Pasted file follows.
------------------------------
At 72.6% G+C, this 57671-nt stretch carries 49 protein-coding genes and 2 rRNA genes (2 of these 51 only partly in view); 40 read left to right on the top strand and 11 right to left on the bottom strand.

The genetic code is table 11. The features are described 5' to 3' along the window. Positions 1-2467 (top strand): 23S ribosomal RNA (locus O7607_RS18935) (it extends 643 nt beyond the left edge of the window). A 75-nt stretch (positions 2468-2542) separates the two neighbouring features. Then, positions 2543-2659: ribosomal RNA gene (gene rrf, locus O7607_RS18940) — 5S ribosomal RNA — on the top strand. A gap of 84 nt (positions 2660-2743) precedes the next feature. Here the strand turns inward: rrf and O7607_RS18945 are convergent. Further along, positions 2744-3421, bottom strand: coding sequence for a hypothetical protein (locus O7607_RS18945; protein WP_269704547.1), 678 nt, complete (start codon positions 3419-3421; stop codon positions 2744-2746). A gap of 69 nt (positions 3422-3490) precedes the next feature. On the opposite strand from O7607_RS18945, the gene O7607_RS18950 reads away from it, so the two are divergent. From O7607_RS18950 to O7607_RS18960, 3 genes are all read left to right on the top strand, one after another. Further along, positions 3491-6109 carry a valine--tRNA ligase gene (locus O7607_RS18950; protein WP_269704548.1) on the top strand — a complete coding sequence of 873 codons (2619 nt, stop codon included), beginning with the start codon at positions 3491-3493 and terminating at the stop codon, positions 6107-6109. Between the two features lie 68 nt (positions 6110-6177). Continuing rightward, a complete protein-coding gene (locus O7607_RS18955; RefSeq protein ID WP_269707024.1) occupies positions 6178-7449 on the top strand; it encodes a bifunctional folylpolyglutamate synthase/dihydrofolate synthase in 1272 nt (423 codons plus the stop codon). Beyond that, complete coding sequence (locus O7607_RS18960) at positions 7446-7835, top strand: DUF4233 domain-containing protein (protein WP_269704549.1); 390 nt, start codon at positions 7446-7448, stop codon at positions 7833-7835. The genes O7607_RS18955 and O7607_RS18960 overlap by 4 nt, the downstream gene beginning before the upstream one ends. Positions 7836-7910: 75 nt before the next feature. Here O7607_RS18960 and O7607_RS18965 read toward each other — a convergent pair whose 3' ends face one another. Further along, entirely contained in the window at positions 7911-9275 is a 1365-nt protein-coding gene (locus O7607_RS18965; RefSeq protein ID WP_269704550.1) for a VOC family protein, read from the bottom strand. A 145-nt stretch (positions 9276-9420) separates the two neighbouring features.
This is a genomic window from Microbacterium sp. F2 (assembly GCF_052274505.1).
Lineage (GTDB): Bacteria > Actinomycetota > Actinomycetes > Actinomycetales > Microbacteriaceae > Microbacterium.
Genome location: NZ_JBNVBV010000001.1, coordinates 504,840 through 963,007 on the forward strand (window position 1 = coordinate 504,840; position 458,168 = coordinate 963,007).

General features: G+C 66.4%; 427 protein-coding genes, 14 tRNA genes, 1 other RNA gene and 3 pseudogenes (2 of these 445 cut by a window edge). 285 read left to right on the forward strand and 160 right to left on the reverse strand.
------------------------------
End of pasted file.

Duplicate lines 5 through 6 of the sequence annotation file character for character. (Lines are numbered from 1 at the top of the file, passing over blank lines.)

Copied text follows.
Genome location: NZ_JBNVBV010000001.1, coordinates 504,840 through 963,007 on the forward strand (window position 1 = coordinate 504,840; position 458,168 = coordinate 963,007).

General features: G+C 66.4%; 427 protein-coding genes, 14 tRNA genes, 1 other RNA gene and 3 pseudogenes (2 of these 445 cut by a window edge). 285 read left to right on the forward strand and 160 right to left on the reverse strand.